Driving learner engagement is very important for corporate learning and development teams. Forcing individuals to learn is unwise and very rarely effective. In many ways it represents a contradiction because genuine, lasting learning can only take place when the individual chooses to engage with it (which also requires the admission that they have something to learn in the first place - sometimes complex).
Getting people excited or enthusiastic about changing the way that they think and behave is challenging and represents a common question we are asked by our learning partners. One of the answers lies in creating learning and development that is both inspiring and impactful but raises the prospect of navigating the gap between those two qualities.
Inspiring learning is engaged with because it paints a portrait of what life could be like if it is successful. It addresses the ‘why’ of development. In the mind’s eye of a leader, this might look like someone who is liked, respected and followed by a loyal team. For others, they might see themselves armed with (and able to evidence) the confidence and competence to be in pole position for that next promotion.
Impactful learning generates interest because of its direct relevance to an individual’s reality. It addresses the immediate ‘how’ of development. If they truly believe they are going to pick up the tools needed to remove some of the frustrations that they encounter and solve one of their common problems, they will be an attentive and thoughtful audience.
So, effective learning must allow the recipient to see both a theoretical picture of where it will take them, and the practical benefits of getting there. They will then engage with it before, during and after the confines of any workshop or ‘intervention’
For Eliesha and our learning design, the space between these two qualities is extremely important element and, in ensuring that our workshops and programmes do both, our focus is on careful management of the transition from one to the other. This is because it is all too simple to create learning interventions that are either a) inspiring but not impactful, or b) impactful but not inspiring.
For the former, workshops focus too much on theory, without grounding it in the reality of your learners’ experiences. Feedback from learning interventions like this can be summarised as “nice ideas, great stories and some really interesting insight - in an ideal world we would put them all into practice immediately, but we don’t live in the ideal world.” Learners return to work frustrated by a vision of what could be, without a practical plan of how to achieve it.
For the latter, workshops are too focused on changing as much as possible. In order for leaders to feel like they have had ‘skills training’, they are bombarded with tools, models, techniques and acronyms – all of which they are susceptible to immediately deploy, with little nuance, on their unsuspecting teams. This leads to the feeling that things are being changed for changes sake, rather than for a clear purpose or outcome. Learning like this can have a large impact, just rarely the nuanced and sustainable impact that our customers want.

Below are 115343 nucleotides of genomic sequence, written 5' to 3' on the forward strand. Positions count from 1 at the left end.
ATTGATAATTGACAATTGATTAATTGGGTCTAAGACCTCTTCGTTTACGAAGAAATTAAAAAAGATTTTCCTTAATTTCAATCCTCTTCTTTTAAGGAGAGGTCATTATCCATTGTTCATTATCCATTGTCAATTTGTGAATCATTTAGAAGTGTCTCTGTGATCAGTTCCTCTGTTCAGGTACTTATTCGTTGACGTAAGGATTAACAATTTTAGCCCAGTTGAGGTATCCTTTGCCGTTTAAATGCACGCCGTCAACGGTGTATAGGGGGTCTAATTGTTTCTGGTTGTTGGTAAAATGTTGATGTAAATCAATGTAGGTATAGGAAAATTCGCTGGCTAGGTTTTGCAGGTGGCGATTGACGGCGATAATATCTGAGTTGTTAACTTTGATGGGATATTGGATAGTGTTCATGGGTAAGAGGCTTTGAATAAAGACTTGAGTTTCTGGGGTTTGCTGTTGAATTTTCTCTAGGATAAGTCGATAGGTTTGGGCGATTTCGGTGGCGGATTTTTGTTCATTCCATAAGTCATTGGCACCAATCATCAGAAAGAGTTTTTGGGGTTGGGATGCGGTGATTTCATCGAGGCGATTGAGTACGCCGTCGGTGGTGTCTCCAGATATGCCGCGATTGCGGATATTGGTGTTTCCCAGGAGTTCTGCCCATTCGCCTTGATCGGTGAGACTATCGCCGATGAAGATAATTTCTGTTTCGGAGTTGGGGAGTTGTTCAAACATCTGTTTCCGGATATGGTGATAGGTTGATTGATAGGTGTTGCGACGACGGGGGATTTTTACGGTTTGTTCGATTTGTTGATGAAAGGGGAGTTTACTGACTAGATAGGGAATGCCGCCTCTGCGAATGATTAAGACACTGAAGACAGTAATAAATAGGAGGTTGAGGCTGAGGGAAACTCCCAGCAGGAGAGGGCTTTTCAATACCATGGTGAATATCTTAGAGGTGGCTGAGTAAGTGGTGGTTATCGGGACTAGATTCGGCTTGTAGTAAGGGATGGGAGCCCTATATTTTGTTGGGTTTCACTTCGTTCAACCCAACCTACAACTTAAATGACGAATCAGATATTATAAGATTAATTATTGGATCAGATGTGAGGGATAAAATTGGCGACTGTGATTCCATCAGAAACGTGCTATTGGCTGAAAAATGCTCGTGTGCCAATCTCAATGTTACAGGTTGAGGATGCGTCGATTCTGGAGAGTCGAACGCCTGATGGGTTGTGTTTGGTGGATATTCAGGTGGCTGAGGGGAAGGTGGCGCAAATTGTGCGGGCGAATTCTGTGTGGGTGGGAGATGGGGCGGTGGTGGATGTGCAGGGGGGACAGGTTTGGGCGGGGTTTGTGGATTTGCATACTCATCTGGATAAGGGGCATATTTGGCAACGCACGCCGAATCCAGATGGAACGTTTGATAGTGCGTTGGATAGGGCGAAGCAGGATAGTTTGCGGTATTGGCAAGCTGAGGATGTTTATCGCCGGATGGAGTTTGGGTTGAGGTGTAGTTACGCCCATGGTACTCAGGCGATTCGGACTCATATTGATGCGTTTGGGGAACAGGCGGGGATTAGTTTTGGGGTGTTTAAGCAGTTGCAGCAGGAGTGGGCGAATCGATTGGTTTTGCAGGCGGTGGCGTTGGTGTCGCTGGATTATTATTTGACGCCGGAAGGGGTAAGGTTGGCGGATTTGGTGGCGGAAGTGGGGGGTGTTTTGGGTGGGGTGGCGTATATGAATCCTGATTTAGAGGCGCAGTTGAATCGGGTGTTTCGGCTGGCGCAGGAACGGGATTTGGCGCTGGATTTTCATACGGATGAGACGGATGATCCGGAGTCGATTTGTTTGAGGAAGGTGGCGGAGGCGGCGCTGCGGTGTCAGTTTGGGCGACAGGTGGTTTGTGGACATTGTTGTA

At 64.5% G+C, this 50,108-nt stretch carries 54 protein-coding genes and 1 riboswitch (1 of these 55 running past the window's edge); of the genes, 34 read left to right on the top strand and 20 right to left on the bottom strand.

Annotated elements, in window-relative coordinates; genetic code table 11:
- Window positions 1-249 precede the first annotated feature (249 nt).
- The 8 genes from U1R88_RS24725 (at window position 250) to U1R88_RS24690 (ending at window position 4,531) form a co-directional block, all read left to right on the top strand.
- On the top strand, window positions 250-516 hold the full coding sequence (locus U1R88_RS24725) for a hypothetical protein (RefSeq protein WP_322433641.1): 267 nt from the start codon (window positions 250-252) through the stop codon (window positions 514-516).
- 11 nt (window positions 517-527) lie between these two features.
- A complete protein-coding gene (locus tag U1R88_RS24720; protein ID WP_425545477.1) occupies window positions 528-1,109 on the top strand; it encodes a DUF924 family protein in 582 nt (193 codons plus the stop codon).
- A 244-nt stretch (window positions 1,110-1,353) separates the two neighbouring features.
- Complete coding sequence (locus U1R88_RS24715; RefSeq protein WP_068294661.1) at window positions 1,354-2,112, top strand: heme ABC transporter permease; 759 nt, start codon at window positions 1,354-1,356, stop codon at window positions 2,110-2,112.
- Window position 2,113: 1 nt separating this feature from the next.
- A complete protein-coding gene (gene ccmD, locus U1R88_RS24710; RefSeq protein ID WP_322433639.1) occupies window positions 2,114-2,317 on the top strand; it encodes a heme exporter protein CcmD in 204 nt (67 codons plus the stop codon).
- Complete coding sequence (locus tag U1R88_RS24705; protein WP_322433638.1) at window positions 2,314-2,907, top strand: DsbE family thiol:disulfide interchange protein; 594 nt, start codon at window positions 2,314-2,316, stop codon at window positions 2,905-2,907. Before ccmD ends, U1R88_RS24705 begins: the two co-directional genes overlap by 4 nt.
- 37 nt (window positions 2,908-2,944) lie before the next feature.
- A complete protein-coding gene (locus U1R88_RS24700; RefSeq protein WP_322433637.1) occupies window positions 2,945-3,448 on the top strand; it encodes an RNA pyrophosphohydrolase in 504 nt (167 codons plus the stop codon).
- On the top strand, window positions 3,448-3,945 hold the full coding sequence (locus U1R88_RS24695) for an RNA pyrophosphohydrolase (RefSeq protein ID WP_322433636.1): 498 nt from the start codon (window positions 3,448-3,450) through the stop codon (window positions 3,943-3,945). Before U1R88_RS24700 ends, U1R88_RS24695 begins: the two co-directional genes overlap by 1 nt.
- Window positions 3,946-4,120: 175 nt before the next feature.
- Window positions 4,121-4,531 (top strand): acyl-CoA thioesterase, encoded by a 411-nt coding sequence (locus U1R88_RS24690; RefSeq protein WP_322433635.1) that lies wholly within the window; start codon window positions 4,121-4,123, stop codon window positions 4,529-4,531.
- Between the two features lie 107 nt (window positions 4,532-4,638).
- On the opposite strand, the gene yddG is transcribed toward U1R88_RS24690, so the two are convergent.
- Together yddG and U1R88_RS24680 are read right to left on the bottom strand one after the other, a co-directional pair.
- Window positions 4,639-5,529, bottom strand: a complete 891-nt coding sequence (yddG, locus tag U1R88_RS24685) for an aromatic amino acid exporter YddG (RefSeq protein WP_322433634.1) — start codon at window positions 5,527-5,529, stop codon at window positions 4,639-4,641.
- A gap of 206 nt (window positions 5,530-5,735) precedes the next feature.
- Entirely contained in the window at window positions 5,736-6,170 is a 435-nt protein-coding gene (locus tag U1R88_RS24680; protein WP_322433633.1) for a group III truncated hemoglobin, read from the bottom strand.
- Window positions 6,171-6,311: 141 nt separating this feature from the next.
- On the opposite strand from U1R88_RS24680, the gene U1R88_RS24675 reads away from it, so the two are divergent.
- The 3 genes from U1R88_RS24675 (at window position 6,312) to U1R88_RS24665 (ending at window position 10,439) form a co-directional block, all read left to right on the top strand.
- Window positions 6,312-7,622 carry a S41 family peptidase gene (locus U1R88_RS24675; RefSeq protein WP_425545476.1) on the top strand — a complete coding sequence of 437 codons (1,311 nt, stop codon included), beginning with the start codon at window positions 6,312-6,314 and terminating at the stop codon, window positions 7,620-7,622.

Truly inspiring and impactful learning happens when learners are first inspired to choose the new approaches and behaviours that will deliver the outcomes they desire and are suited to them and their operating environments,. and then guided on how to sensibly start using these in their role for maximum, context-sensitive impact.
A large part of bringing this about in our own training lies in our prepare, practice, apply model. The prepare element encourages and guides learners to conduct both self-reflection and research before they ‘arrive’ (physically or virtually) at a training session. Self-reflection occurs through the completion of questionnaires and other exercises, encouraging them to think about how they are currently working and where there may be room for change. Research allows them to prime their minds with short videos or articles that will mean they aren’t starting from scratch in terms of the theory behind a topic.
Practice happens in the session itself, where skilled facilitators guide learners through the application of theory into practice, creating a safe space for them to apply new skills and behaviours to their real world challenges.
Finally, when it comes to the application of new learning, we know it takes much longer than the confines of a workshop for competence and confidence to grow. However, as the saying goes, the longest journeys still start with a single step, and it is those first steps that we guide our learners to take through the completion of action plans. They are encouraged to commit to specific occasions they will choose and specific timeframes by which they will have done so. These can then be monitored and used to create evidence of a return on investment in the training.
Prepare, practice, apply is just one way to address the gap between inspiring and impactful learning, but forms a valuable framework that others, can fit within. There is no single solution for closing the gap entirely, and the extent to which it is possible will vary topic-to-topic and depending on specific learning outcomes. However, in our experience, learning and development that focuses on it is engaged with positively and, months or years down the line, can still be felt in day-to-day behaviour.
The design and delivery of learning interventions that are inspiring and impactful is no small undertaking, and something that calls on all of our 20+ years’ experience and experienced, expert trainers and facilitators to do well.
To find out more about how we can help you to achieve your workforce development aims and objectives, send an email to email@example.com or fill out an enquiry form here.